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Ricky Anderson: Ohio cop who fatally shot unarmed Black man was fired and reinstated 18 years ago

Ricky Anderson was accused of cashing special duty checks for a job he didn't work and the charges were dropped after he repaid BankOne
Donovan Lewis was shot dead by a police officer who was fired and reinstated 18 years ago (GoFundMe, YouTube/TheColumbusDispatch)
Donovan Lewis was shot dead by a police officer who was fired and reinstated 18 years ago (GoFundMe, YouTube/TheColumbusDispatch)

Warning: Graphic content, readers’ discretion advised

COLUMBUS, OHIO: Columbus police officer Ricky Anderson, who fatally shot a 20-year-old Black man, Donovan Lewis, on Tuesday, August 30 early morning, reportedly has a tricky past which makes his recent actions even more outrageous. Anderson, in an attempt to serve Lewis with an arrest warrant, ended up shooting him which was captured in the bodycam footage. But it is now revealed that he was fired from the force almost 18 years ago before being reinstated.

As per the Officer Ricky Anderson Personnel File uploaded on Scribd, the cop was terminated by Columbus Public Safety in May 2004 and was reinstated the next month. Columbus Public Safety says, "Officer Anderson’s employment as a Division of Police Officer was terminated in 2004 by Chief James G Jackson, but the FOP, and Officer Anderson, challenged his termination, and ultimately an arbitrator chose to reinstate Officer Anderson in 2004. The allegation that was the basis of the termination was not related to a use of force." The cop was accused of cashing special duty checks for a job he didn't work. Charges against him were ultimately dropped as he repaid BankOne and went through a diversion program. 


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Anderson was supposed to serve Lewis with an arrest warrant as he was wanted on charges of assault, domestic violence, and a felony of improperly handling a firearm. Tatiana Crowder, Lewis' sister, upon getting aware of Anderson's shady past, told The Daily Beast, "If we did these kinds of things in any regular job, you wouldn’t have your job anymore. Like, that should be a deterrent to maybe not shoot people because you’re not getting a paid vacation at your house."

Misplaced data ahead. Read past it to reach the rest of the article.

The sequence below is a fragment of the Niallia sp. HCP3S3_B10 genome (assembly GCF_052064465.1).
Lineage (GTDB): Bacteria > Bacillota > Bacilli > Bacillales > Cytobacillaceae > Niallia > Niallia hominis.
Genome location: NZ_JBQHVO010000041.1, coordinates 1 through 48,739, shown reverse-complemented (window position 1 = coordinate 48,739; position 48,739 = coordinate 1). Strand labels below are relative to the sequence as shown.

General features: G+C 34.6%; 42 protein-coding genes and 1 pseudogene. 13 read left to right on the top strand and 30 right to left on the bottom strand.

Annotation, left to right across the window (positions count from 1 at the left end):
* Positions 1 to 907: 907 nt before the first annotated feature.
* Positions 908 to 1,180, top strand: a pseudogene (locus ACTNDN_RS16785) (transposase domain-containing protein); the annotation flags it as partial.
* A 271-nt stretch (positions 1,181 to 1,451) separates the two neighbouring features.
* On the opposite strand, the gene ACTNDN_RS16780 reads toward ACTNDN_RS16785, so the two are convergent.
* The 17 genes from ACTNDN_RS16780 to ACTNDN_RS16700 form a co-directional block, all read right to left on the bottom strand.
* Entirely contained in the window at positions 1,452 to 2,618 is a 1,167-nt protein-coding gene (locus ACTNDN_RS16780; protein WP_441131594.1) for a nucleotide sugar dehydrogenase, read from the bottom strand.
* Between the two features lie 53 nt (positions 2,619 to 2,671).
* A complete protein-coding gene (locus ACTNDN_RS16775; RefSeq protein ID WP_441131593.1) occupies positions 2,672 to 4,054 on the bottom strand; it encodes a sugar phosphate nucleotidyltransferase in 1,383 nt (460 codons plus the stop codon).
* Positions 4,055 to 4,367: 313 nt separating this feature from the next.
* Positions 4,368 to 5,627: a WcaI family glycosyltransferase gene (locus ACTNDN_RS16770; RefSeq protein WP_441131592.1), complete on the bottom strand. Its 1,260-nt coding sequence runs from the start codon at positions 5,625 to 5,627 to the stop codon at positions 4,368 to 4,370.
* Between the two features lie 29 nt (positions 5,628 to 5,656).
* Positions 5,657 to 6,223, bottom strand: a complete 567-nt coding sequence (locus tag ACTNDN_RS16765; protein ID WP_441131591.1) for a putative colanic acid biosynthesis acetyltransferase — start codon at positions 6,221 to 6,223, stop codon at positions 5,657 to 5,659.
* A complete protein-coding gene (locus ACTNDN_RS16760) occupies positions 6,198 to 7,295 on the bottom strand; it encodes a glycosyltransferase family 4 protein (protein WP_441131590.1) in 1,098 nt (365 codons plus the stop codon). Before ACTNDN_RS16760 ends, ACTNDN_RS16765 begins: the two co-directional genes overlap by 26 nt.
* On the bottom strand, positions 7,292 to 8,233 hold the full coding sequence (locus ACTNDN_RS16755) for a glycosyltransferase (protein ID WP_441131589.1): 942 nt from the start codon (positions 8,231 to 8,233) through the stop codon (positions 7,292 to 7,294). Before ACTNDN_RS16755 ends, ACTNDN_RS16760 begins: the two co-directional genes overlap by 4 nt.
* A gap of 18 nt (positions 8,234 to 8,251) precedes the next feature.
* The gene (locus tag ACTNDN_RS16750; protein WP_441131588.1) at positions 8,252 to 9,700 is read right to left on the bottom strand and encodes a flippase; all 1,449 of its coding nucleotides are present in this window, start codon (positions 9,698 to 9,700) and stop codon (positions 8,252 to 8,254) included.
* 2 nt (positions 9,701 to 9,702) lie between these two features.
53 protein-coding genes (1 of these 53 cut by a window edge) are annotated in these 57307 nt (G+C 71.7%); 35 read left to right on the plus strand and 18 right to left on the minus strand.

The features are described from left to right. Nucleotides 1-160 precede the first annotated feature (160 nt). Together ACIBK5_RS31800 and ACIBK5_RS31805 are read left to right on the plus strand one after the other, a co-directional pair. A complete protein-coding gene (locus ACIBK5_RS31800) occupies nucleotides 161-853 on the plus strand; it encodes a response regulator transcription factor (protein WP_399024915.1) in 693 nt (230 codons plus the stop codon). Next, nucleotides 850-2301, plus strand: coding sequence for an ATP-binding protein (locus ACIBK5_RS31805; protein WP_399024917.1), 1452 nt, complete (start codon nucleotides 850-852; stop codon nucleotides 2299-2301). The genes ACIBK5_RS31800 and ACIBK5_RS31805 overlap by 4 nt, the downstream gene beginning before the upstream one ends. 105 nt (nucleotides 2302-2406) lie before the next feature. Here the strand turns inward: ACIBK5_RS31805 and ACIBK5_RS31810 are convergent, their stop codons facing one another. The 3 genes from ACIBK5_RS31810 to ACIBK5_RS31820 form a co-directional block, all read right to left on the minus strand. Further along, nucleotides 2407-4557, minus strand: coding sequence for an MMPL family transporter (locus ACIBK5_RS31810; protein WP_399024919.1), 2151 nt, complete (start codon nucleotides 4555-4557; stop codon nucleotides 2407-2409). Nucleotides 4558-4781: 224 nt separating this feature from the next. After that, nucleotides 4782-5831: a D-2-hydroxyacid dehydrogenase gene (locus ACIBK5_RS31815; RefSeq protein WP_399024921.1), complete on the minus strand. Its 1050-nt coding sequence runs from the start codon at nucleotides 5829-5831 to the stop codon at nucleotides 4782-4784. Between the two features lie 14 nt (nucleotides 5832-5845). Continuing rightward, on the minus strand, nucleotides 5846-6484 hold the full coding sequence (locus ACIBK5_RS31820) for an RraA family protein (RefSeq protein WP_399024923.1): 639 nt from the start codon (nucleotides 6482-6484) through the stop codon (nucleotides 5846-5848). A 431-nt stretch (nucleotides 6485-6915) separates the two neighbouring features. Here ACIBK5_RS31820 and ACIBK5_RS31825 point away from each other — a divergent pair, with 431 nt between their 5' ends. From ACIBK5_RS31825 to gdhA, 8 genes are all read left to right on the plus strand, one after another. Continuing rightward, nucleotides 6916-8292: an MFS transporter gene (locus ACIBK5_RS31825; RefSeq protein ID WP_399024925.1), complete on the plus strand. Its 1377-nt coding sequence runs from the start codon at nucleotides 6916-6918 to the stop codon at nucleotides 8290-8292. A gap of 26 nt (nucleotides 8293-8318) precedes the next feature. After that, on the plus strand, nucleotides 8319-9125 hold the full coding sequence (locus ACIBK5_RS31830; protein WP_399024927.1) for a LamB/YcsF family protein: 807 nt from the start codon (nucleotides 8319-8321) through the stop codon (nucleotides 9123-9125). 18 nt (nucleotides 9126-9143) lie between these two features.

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Mark Collins, one of Anderson’s lawyers, told The Daily Beast on Wednesday, September 14, "We can’t comment on a personnel file that we have not seen. Those are labor-related issues. Regardless of what is in his personnel file, nothing in there has anything to do with the split-second decision he was forced to make." On the other hand, Rex Elliott, an attorney representing the Lewis family questioned Anderson's credibility as an officer and why the system let him carry a firearm in the first place. Elliott also slammed the police for not caring for Lewis' family and exhibiting "complete disregard for the family." Elliot said, "It’s stunning that they did not have more compassion for the family."

Anderson joined the force in December 1991 and has received five special commendations and First Aid/Life Saving awards. While the personnel file reveals his past, it also shows the several compliments he has received from his fellow officers and seniors alike. The officer received a special commendation for performing mouth-to-mouth resuscitation on a man in full cardiac in 1993 and for finding a 78-year-old woman with Alzheimer's disease with his K9 in 2012. He was also awarded the Silver Cross Award in March 2012 after Anderson, with the help of another officer, saved a woman from a burning mobile home on South High Street and arrested her boyfriend at the scene. He received another special commendation in 2016 performing "a valuable police service that demonstrated special faithfulness and perseverance." He saved a woman overdosing in July 2017 and received a First Aid/Life Saving Award.